A number of measures introduced in Budget 2019 have an impact on the taxation for individuals. The key measures introduced are as follows:
- An increase of €750 in the standard rate band for income tax (the point at which individuals move to the higher rate of income tax). The new standard rate band will be €35,300.
- The earned income tax credit for the self employed is to be increased by €250 to €1,300.
- As has been a trend for the last number of years the USC bands for income up to €70,000 have been adjusted downwards. The rate applicable to incomes of between €19,372 and €70,044 has been reduced from 4.75% to 4.5%
- The home carer tax credit has been increased by €300 to €1,500, up from €1,200.
Capital Acquisitions Tax
The CAT class A threshold (the tax free threshold on gifts and inheritance passing from parents to children) has been increased to €320,000. This is in line with the commitment in the programme for Government to restore the class A threshold to pre-recession levels over the lifetime of the Government. The projected target for the threshold in the programme for Government is €500,000.
The interest deduction on residential property lettings has been restored to 100% from 85%. Therefore from 1 January, 100% of interest incurred on a loan to purchase, improve or repair a residential property that is let will be deductible against the rental income from that property. This simply accelerates the restoration of the interest deduction by 2 years.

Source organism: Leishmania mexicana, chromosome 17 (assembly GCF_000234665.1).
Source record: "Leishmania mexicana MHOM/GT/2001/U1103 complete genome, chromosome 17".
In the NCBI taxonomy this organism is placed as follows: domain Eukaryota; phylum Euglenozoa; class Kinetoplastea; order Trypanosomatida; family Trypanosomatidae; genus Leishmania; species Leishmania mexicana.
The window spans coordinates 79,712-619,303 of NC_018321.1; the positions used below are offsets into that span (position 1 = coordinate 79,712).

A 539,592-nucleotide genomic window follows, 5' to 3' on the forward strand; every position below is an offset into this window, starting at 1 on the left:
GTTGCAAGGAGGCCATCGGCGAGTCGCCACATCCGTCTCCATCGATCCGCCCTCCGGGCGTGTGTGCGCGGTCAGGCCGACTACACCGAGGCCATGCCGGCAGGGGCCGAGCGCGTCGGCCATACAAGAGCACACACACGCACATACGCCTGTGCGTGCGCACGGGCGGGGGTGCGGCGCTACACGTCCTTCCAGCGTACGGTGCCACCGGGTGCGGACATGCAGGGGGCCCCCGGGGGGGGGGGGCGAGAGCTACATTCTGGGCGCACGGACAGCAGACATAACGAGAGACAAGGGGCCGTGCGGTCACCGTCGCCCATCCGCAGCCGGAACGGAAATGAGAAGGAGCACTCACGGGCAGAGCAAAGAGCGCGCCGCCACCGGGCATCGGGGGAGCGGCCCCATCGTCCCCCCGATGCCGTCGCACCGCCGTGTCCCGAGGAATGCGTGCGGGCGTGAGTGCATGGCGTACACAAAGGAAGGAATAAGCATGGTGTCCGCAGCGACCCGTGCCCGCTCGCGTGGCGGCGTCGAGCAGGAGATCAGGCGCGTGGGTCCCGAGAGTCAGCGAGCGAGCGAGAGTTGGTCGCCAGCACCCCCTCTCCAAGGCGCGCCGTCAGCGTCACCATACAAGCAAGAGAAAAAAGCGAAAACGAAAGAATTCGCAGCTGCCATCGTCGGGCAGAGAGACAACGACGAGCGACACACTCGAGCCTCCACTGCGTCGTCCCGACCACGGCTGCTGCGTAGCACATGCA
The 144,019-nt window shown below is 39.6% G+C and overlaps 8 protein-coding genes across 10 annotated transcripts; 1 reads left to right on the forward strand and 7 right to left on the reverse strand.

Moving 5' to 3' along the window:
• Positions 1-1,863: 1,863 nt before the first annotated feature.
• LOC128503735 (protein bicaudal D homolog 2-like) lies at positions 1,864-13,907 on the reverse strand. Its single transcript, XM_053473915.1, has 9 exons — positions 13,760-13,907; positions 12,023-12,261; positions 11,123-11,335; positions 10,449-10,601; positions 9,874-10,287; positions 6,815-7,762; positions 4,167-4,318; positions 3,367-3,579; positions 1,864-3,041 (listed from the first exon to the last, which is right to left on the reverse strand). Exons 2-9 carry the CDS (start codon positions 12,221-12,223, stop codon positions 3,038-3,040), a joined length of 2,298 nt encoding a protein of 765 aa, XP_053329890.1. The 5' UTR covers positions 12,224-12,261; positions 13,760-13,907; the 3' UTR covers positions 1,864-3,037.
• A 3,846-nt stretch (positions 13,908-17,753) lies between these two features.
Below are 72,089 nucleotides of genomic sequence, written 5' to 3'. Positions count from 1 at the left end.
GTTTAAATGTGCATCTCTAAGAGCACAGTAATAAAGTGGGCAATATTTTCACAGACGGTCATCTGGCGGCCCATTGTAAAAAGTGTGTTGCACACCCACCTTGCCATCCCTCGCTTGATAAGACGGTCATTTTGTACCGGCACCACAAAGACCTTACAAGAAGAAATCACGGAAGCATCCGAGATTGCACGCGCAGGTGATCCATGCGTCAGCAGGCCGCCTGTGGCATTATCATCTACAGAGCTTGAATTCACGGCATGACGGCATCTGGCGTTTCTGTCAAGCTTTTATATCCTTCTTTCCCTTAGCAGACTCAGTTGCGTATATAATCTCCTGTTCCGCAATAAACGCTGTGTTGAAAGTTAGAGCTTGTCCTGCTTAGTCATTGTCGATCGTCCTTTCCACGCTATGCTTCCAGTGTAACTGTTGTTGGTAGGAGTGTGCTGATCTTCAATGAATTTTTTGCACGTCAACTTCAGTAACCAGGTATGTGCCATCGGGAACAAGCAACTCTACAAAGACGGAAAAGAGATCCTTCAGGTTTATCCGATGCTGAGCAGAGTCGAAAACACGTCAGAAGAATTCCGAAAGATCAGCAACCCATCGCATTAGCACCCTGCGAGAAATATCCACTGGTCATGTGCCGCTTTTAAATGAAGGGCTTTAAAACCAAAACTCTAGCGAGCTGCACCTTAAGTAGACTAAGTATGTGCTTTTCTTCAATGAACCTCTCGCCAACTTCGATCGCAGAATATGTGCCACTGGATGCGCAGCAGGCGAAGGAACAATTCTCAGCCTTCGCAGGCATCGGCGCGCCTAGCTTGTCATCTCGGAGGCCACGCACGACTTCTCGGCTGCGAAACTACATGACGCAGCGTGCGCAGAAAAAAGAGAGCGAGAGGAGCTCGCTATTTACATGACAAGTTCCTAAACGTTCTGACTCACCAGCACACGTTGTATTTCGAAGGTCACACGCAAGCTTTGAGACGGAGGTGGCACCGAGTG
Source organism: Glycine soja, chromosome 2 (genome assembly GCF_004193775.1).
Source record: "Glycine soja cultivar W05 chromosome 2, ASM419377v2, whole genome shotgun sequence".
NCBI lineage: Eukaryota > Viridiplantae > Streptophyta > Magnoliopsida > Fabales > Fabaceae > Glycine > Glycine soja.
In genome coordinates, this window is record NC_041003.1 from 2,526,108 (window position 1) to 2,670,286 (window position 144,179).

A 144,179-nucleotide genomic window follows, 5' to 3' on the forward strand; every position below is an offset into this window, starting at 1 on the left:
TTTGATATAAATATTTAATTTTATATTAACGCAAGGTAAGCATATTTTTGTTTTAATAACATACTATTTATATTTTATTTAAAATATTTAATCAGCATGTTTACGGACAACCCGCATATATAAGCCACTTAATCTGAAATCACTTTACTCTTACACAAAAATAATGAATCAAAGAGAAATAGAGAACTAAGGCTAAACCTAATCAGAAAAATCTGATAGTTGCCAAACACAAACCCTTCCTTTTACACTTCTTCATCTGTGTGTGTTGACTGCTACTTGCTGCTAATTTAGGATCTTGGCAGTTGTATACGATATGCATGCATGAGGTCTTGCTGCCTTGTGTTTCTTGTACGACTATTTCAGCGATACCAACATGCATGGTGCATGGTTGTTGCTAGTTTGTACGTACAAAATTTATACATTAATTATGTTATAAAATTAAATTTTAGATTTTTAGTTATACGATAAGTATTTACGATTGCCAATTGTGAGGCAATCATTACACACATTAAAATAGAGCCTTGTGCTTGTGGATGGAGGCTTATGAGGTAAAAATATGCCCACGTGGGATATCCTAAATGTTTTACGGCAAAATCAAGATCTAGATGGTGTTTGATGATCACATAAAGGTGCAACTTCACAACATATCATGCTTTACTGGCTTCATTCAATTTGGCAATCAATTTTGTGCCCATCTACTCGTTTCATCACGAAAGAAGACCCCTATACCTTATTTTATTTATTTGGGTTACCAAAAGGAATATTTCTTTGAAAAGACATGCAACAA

- Stock relief for farmers renewed for a further 3 years
- Young trained farmers stamp duty relief to be extended beyond the end of 2018
- Income averaging for farmers will now be available to farmers with off farm income.
In the main, the measures announced will have the greatest albeit modest impact on middle-income earners with incomes up to €70,000. In addition, the measures announced in the agricultural sector will act as a support to farming families who may be facing significant challenges both as a result of the weather factors this year and in light of the possible Brexit impact on the sector.
While the measures announced have a modest impact on middle-income earners the measures overall do little to change the excessively high level of taxation on certain individuals and the self-employed in particular. With data from the Department of Finance’s Tax Strategy Group it can be established that almost 20% of tax payers (those earning between €50,000 and €100,000) pay 32% of the total income tax (& USC) received by the Exchequer. Any measure to relieve the tax burden on this group of taxpayers is welcome, albeit the overall effective tax rate for many in this bracket remains well over 50%. While the Minister sensibly sees the need to create a Rainy Day Fund to withstand economic shocks into the future, under the current income tax regime your average taxpayer and their families are not afforded the same privilege.
The increase in the earned income tax credit is welcome. However, the taxation burden imposed on such individuals who successfully develop and expand business remains a disincentive to entrepreneurship. Again, we see another lost opportunity to improve on CGT entrepreneur relief – maybe next year, or will there be a nice surprise in the Finance Bill?
The measures targeted at the private rental sector are somewhat more modest than was expected. As highlighted in our comments in prior years a package of measures to incentivise landlords to retain rental properties or induce new landlords into the market is required. At present the taxation regime (coupled with regulation) makes letting an unattractive proposition for investors.